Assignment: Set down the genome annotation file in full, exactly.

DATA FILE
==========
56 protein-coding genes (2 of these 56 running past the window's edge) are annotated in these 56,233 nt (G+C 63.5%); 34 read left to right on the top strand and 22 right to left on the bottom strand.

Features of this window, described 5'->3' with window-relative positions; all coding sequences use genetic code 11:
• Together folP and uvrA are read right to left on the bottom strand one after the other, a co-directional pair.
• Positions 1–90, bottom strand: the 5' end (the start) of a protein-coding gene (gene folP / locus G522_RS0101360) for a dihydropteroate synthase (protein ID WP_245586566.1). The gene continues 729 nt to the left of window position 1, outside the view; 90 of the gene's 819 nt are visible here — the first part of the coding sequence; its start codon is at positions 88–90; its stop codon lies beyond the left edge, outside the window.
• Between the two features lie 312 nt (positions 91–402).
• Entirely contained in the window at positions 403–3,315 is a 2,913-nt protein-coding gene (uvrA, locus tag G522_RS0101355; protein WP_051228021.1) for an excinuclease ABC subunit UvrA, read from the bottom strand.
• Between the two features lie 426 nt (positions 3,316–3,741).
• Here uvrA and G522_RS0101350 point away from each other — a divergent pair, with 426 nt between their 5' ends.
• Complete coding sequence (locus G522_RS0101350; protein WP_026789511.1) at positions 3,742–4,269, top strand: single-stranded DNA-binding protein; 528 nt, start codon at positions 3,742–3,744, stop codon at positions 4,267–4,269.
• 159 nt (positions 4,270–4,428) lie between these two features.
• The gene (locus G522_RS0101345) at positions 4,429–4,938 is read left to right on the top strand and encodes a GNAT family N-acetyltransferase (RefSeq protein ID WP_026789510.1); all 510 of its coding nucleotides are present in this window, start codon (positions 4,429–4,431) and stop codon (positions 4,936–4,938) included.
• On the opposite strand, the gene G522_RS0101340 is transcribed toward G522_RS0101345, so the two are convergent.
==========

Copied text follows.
56 protein-coding genes (2 of these 56 running past the window's edge) are annotated in these 56,233 nt (G+C 63.5%); 34 read left to right on the top strand and 22 right to left on the bottom strand.

Features of this window, described 5'->3' with window-relative positions; all coding sequences use genetic code 11:
• Together folP and uvrA are read right to left on the bottom strand one after the other, a co-directional pair.
• Positions 1–90, bottom strand: the 5' end (the start) of a protein-coding gene (gene folP / locus G522_RS0101360) for a dihydropteroate synthase (protein ID WP_245586566.1). The gene continues 729 nt to the left of window position 1, outside the view; 90 of the gene's 819 nt are visible here — the first part of the coding sequence; its start codon is at positions 88–90; its stop codon lies beyond the left edge, outside the window.
• Between the two features lie 312 nt (positions 91–402).
• Entirely contained in the window at positions 403–3,315 is a 2,913-nt protein-coding gene (uvrA, locus tag G522_RS0101355; protein WP_051228021.1) for an excinuclease ABC subunit UvrA, read from the bottom strand.
• Between the two features lie 426 nt (positions 3,316–3,741).
• Here uvrA and G522_RS0101350 point away from each other — a divergent pair, with 426 nt between their 5' ends.
• Complete coding sequence (locus G522_RS0101350; protein WP_026789511.1) at positions 3,742–4,269, top strand: single-stranded DNA-binding protein; 528 nt, start codon at positions 3,742–3,744, stop codon at positions 4,267–4,269.
• 159 nt (positions 4,270–4,428) lie between these two features.
• The gene (locus G522_RS0101345) at positions 4,429–4,938 is read left to right on the top strand and encodes a GNAT family N-acetyltransferase (RefSeq protein ID WP_026789510.1); all 510 of its coding nucleotides are present in this window, start codon (positions 4,429–4,431) and stop codon (positions 4,936–4,938) included.
• On the opposite strand, the gene G522_RS0101340 is transcribed toward G522_RS0101345, so the two are convergent.